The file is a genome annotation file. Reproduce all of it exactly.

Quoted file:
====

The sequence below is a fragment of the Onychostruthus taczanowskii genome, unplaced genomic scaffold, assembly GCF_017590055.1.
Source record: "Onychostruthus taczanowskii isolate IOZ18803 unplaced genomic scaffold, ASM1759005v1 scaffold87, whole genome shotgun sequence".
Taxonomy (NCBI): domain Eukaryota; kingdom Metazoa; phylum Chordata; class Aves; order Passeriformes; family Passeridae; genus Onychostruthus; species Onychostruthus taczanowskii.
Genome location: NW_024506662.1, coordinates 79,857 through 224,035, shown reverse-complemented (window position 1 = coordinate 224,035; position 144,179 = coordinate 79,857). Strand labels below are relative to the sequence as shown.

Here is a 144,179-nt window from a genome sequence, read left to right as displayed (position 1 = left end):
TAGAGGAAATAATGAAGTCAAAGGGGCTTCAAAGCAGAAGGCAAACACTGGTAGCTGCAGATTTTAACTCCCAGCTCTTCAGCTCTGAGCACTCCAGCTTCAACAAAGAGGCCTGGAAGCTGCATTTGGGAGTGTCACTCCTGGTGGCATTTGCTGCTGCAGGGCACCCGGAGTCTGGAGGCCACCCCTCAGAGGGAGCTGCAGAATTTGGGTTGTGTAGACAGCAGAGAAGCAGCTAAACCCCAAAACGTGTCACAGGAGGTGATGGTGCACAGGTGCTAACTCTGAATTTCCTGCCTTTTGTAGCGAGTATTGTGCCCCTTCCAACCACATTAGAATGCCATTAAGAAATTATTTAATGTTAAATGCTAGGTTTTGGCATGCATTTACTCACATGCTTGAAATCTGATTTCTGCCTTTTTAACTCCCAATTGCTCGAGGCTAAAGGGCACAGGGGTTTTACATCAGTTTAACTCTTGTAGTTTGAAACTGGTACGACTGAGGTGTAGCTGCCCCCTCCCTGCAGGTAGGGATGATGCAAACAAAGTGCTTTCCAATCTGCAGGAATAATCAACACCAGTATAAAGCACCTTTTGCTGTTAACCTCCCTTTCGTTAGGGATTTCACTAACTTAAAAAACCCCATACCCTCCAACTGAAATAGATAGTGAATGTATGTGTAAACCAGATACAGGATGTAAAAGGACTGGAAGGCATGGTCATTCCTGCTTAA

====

The sequence below is a fragment of the Onychostruthus taczanowskii genome, unplaced genomic scaffold, assembly GCF_017590055.1.
Source record: "Onychostruthus taczanowskii isolate IOZ18803 unplaced genomic scaffold, ASM1759005v1 scaffold87, whole genome shotgun sequence".
Taxonomy (NCBI): domain Eukaryota; kingdom Metazoa; phylum Chordata; class Aves; order Passeriformes; family Passeridae; genus Onychostruthus; species Onychostruthus taczanowskii.
Genome location: NW_024506662.1, coordinates 79,857 through 224,035, shown reverse-complemented (window position 1 = coordinate 224,035; position 144,179 = coordinate 79,857). Strand labels below are relative to the sequence as shown.

Here is a 144,179-nt window from a genome sequence, read left to right as displayed (position 1 = left end):
TAGAGGAAATAATGAAGTCAAAGGGGCTTCAAAGCAGAAGGCAAACACTGGTAGCTGCAGATTTTAACTCCCAGCTCTTCAGCTCTGAGCACTCCAGCTTCAACAAAGAGGCCTGGAAGCTGCATTTGGGAGTGTCACTCCTGGTGGCATTTGCTGCTGCAGGGCACCCGGAGTCTGGAGGCCACCCCTCAGAGGGAGCTGCAGAATTTGGGTTGTGTAGACAGCAGAGAAGCAGCTAAACCCCAAAACGTGTCACAGGAGGTGATGGTGCACAGGTGCTAACTCTGAATTTCCTGCCTTTTGTAGCGAGTATTGTGCCCCTTCCAACCACATTAGAATGCCATTAAGAAATTATTTAATGTTAAATGCTAGGTTTTGGCATGCATTTACTCACATGCTTGAAATCTGATTTCTGCCTTTTTAACTCCCAATTGCTCGAGGCTAAAGGGCACAGGGGTTTTACATCAGTTTAACTCTTGTAGTTTGAAACTGGTACGACTGAGGTGTAGCTGCCCCCTCCCTGCAGGTAGGGATGATGCAAACAAAGTGCTTTCCAATCTGCAGGAATAATCAACACCAGTATAAAGCACCTTTTGCTGTTAACCTCCCTTTCGTTAGGGATTTCACTAACTTAAAAAACCCCATACCCTCCAACTGAAATAGATAGTGAATGTATGTGTAAACCAGATACAGGATGTAAAAGGACTGGAAGGCATGGTCATTCCTGCTTAA